Hlayhel’s attitude was likely shaped not only by strong religious convictions but also by personal ambition. He saw in the crisis the opportunity to enhance his own prestige within the Danish Muslim community. He could leapfrog from being an imam at a small mosque in the suburbs of Denmark’s second largest city to being the de facto leader of Danish Muslims. Hlayhel’s ultimatum put other imams in a dilemma: to play along and attract negative publicity or stand accused by a radical upstart of being insufficiently willing to defend Islam.
Enter Abu Laban
Ahmed Abu Laban, a 60-year-old Palestinian from Jaffa, who had become perhaps Denmark’s most famous imam, was a case in point. A frequent commentator on Danish television and in meetings with government officials, he had taken pains to label himself a moderate. But Abu Laban’s past was marred by connections with terrorists. He had settled in Copenhagen in 1983 after being expelled from both Egypt and Kuwait for his involvement in the Muslim Brotherhood. In Denmark, he became the right-hand man of Abu Talal alQassimy, a top leader of the Egyptian terrorist group Gama’a Islamiya who had received asylum in Denmark after fighting in Afghanistan alongside Osama bin Laden and other future founders of Al-Qaeda. Many other Gama’a members subsequently passed through Copenhagen, including Al-Qaeda’s number two, Ayman al-Zawahiri. Abu Laban also worked as a translator and distributor of Al-Murabitoun, the Gama’a’s official magazine, which was published out of Copenhagen and, at the time, glorified the killing of Western tourists in Egypt and urged the annihilation of Jews in Israel.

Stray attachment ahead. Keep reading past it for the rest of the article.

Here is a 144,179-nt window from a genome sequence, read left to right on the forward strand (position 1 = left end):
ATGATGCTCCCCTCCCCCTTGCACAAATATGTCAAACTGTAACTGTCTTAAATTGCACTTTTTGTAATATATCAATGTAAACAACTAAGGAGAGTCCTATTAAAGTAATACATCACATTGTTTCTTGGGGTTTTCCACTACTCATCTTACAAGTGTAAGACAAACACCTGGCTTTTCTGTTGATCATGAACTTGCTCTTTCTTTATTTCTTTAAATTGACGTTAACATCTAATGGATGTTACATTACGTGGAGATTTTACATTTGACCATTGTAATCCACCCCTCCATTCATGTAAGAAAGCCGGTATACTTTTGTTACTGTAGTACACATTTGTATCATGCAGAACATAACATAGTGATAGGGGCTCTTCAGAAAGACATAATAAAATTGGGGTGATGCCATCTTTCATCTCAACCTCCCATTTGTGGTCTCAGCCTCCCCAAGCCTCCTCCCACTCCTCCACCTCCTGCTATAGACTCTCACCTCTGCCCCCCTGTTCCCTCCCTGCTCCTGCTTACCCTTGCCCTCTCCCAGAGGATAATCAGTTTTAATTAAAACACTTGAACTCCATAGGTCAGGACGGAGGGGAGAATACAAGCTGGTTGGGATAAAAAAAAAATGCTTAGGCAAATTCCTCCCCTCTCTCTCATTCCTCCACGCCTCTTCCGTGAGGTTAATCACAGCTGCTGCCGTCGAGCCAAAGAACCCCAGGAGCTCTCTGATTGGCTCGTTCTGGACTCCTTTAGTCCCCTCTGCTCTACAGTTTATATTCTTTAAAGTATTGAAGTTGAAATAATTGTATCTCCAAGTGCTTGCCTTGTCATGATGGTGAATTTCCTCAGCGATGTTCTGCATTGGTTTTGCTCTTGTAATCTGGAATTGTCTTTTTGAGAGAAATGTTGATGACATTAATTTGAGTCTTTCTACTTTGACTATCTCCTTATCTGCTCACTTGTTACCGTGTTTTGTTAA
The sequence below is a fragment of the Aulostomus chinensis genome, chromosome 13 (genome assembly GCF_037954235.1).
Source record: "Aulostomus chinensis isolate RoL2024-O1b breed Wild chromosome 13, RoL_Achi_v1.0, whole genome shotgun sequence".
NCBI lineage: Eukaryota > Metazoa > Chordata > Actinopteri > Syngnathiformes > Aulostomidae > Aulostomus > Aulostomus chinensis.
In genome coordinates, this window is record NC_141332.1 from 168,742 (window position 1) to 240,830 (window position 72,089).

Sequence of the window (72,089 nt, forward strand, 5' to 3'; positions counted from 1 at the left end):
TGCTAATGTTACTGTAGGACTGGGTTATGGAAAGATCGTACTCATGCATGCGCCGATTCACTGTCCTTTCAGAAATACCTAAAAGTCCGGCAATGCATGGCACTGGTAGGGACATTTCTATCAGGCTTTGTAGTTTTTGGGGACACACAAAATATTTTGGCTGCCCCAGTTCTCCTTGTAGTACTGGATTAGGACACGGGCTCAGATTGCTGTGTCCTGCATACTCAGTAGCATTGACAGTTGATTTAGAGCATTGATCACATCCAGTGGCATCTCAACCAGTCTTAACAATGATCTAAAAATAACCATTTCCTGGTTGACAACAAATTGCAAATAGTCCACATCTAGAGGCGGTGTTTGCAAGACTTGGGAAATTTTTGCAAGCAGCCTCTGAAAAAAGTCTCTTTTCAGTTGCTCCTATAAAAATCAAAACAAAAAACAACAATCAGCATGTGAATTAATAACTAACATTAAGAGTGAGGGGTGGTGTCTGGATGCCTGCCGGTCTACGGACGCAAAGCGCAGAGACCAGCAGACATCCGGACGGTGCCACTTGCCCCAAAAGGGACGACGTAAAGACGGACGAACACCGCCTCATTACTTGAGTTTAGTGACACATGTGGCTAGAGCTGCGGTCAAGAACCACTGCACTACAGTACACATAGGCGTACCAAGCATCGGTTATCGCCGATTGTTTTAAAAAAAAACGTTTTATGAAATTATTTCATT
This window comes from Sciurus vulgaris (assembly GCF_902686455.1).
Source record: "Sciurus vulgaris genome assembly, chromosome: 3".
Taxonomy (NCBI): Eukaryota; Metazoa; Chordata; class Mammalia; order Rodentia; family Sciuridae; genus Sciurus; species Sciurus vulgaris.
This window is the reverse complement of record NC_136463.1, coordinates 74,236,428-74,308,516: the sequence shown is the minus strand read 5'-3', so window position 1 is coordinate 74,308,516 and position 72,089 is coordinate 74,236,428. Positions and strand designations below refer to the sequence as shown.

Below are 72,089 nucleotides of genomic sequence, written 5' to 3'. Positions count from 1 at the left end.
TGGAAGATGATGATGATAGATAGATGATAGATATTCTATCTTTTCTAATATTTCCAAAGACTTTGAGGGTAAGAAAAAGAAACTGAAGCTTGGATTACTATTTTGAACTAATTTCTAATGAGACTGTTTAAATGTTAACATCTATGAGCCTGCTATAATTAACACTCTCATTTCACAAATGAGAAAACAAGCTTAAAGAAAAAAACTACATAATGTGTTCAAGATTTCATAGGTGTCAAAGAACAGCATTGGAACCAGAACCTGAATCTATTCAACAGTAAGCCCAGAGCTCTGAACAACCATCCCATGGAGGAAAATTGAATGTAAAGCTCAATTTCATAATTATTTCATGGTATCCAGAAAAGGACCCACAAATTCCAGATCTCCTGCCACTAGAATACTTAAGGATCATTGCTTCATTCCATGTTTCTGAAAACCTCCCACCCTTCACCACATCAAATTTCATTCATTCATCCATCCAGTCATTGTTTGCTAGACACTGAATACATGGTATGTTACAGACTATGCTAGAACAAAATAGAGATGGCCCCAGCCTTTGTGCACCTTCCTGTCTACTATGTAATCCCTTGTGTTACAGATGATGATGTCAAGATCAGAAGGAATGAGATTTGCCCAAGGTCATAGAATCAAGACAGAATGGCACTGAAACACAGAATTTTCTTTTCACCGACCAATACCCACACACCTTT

Abu Laban understood that leaving the spotlight to others could cost him his position of leadership within the Muslim community. Despite mutual suspicions, Abu Laban and Hlayhel teamed up to create and lead the Committee for the Defense of the Honor of the Prophet consisting of twenty-seven Muslim organizations and mosques whose stated aim was to obtain an apology for the cartoons. The committee was less than met the eye, however; Abu Laban only invited imams to Odense known for their radical views. Many of the twenty-seven member organizations were either empty fronts or groups with no more than ten members.
A few days later, Hlayhel issued a press release demanding an apology from Jyllands-Posten on behalf of the entire Muslim community. His call for an apology was a veiled threat. “We are not threatening anybody,” said the Lebanese cleric, “but when you see what happened in Holland and then still print the cartoons, that’s quite stupid.” Abu Laban and the other imams also contacted the media and voiced their indignation.
While the story was top news in Denmark, outside reaction was muted. On October 17, 2005, the Egyptian newspaper Al-Fajr published the cartoons to illustrate that the depictions were in poor taste, as did the widely read Indonesian news website Rakyat Merdeka. Publication of the cartoons sparked not outrage, but only indifference.
Many moderate Danish Muslims sought to distance themselves from the committee’s actions. On January 16, Jyllands-Posten ran a front page story with the statements of forty-nine Danish Muslims who wanted to express their disapproval of the actions of the imams and dispel the notion that the committee spoke on behalf of the Muslim community.
For a few weeks, the radical imams continued to voice their protests while Jyllands-Posten defended its right to freedom of expression and satire. With their efforts going nowhere, the imams contacted the ambassadors to Denmark of various Muslim countries to seek their assistance in convincing the Danish government to force Jyllands-Posten to apologize. Eleven of the diplomats, led by Egypt’s ambassador Mona Omar Attia, sought a meeting with Danish prime minister Rasmussen to discuss the issue. Rasmussen refused. “This is a matter of principle. I won’t meet with them because it is so crystal clear what principles Danish democracy is built upon that there is no reason to do so,” the prime minister explained. “As prime minister, I have no power whatsoever to limit the press–nor do I want such a power.”